The Kalalau Trail Is Hands Up The Most Incredible Hikes In America
The Kalalau Trail is a trail along Nā Pali Coast of the island of Kauai in the state of Hawaii. The strenuous trail runs approximately 11 miles (18 km) along the island’s north shore from Keʻe Beach to the Kalalau Valley. Expert hikers can complete the roundtrip 22 mile trek as a day hike, but the average hiker requires a two-day minimum and will camp along the trail. Camping is only permitted on the beach at Hanakoa Valley (6 mile mark) and Kalalau Beach.
Napali and the Kalalau Valley have scenery so magnificent that they are published worldwide in magazines, calendars and postcards. While hiking to one of the most beautiful and remote beaches in the world is a long trip, one can get a small glimpse of the coastal views and lush jungle from a mini-version of the 22-mile round trip Kalalau Trail
The trail is located in Nā Pali Coast State Park and access is controlled for the purpose of conservation. A limited number of permits are issued for camping in Kalalau Valley every year. In spite of the efforts of the state of Hawaiʻi, many people camp at Kalalau Beach without permits.
The trail is notable for its remoteness, beauty, difficult terrain and dangers. Backpacker Magazine listed it as one the “10 Most Dangerous Hikes” in the US. Outside magazine rated it as one of “The 20 Most Dangerous Hikes” in the world.
To hike the entire trail and also spend time exploring Kalalau Beach and Valley takes 2-3 days. Most people are day hikers that don’t ever make it all the way out to Kalalau. The popular day hike from Kee Beach to Hanakapiai Beach , approximately 2 miles along the trail (four miles round trip) receives the bulk of hikers, or even continue on 2 more miles up the valley to Hanakapi’ai Falls.
IMPORTANT SAFETY CONSIDERATIONS FOR HANAKAPI’AI BEACH AND STREAM:
Use extreme caution crossing the stream and if there has been consistent heavy rain recently or the flow is high, do NOT cross at all. If you want to cross without getting your feet wet, you can sometimes skip across the rocks if you head inland a few meters; however it is far safer to get your shoes wet (or take them off and put them back on the other side) than it is to potentially slip on a rock and fall.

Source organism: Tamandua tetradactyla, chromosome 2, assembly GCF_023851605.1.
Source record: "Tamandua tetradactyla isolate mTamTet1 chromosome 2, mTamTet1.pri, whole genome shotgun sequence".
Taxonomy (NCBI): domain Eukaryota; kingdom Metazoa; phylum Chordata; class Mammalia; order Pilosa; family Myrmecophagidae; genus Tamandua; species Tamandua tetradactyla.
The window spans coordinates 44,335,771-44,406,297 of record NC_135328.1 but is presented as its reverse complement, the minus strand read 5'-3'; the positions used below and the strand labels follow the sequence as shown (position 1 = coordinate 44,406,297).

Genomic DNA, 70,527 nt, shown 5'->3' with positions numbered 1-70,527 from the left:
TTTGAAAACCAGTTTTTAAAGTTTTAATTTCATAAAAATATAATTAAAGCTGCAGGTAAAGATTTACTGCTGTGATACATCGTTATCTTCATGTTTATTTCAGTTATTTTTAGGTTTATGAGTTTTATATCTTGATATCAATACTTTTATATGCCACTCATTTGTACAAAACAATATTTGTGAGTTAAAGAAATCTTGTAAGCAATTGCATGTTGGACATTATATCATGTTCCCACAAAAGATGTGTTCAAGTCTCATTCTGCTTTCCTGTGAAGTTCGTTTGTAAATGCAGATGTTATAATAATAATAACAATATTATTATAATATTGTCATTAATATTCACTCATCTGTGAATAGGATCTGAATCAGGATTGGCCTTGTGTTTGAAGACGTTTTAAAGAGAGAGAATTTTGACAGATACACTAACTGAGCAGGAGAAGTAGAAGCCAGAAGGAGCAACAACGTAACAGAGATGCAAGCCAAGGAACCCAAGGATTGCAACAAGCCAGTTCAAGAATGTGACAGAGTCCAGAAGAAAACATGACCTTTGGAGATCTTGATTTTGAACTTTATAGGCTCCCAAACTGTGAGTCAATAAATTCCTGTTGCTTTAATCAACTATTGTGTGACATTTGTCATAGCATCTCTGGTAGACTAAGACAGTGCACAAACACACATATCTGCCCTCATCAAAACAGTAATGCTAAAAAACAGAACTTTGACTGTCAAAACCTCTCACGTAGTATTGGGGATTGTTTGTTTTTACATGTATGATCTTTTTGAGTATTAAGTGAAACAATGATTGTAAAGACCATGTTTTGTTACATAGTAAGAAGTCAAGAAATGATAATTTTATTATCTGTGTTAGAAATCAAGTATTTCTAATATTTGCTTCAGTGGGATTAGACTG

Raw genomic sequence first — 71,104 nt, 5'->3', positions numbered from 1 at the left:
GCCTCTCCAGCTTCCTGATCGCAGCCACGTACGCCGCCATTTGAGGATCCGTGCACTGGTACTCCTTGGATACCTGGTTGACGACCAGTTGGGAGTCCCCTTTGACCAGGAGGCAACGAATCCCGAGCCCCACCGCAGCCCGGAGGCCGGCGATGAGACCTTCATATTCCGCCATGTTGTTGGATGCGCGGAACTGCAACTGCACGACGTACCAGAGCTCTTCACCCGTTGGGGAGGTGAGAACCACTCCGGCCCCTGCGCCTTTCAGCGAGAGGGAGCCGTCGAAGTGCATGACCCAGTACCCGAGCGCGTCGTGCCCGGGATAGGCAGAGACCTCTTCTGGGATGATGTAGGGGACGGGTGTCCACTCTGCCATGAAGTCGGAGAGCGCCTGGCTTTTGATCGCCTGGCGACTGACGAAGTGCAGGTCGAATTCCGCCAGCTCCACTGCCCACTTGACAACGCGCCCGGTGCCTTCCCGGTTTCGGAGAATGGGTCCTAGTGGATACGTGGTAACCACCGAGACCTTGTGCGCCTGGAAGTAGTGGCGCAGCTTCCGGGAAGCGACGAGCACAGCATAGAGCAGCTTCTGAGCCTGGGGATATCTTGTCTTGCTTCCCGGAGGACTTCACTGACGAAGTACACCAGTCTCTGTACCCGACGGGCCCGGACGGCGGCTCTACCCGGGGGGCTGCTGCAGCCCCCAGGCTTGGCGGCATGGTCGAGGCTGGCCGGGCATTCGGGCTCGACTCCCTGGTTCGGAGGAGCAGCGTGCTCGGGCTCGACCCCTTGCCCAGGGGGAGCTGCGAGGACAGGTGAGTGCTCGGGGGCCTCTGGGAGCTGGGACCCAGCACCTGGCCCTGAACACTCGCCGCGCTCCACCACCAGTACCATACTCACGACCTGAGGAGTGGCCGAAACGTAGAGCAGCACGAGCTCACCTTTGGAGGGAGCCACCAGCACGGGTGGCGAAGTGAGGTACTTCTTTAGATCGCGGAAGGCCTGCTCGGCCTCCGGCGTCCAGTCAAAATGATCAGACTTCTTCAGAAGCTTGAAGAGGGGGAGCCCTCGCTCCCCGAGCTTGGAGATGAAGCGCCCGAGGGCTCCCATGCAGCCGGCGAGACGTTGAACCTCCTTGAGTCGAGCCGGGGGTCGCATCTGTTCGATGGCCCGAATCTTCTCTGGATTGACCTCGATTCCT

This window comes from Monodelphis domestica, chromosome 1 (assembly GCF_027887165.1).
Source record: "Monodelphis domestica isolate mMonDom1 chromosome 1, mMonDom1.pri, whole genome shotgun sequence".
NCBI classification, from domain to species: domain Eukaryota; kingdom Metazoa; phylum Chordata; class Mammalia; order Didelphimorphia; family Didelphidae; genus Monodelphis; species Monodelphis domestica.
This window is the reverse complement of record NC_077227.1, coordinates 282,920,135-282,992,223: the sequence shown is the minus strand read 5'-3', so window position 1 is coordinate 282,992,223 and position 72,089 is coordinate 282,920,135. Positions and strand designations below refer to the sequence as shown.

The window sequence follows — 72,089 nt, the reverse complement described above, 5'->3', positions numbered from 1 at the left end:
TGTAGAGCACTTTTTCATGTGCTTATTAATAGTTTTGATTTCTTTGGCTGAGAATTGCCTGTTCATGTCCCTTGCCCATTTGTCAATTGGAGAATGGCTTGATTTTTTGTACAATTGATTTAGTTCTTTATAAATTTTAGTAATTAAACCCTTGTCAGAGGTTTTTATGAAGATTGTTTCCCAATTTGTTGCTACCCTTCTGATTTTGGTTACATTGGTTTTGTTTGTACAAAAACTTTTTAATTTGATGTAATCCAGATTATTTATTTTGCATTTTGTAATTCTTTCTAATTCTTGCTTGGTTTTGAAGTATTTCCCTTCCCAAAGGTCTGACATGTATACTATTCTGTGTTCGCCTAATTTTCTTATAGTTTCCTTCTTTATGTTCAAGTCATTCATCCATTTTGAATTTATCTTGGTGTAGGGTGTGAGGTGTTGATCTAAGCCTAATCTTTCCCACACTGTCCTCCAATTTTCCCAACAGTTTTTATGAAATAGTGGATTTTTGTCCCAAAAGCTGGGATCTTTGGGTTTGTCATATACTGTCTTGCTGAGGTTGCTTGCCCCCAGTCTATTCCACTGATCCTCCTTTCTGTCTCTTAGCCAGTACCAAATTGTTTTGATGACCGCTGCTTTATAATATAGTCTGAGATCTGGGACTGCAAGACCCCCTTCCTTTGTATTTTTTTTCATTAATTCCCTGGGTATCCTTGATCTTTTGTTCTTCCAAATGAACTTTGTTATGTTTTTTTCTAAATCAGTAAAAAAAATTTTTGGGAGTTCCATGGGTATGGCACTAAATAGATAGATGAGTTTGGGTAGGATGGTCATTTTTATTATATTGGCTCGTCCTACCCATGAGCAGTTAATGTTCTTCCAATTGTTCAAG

Please do not place yourself at risk by walking on boulders that are wet with sea water – if the boulders are wet it means that the waves come up that high (even if they are far away when you are looking at it – wave heights vary greatly between sets and getting washed off the rocks is a very common way people get injured or drown). Even in the summer time, when the beach is deep with white sand; people sometimes venture along the lava rock shelves on both ends of the beach. Many people have met their demise by being swept off these shelves by large waves after venturing on them at a low point in between sets. If the rocks are wet – stay off! A local rule of thumb is to watch the ocean for 20 minutes before going in or walking in a tidal zone.
– Get a hiking stick or see if you can grab one! Fortunately enough you may find one at the beach and it could be literally your lifesaver.
– Wear comfortable shoes that you also wouldn’t mind getting wet. You could ended up just wading directly through the rivers because the rocks were so slippery. Heed the warnings that the trail becomes dangerous if it rains; you could get lucky that the rivers were safe enough to cross but at certain points you would definitely had fears of getting swept away.
– Bring TONS of water and snacks!
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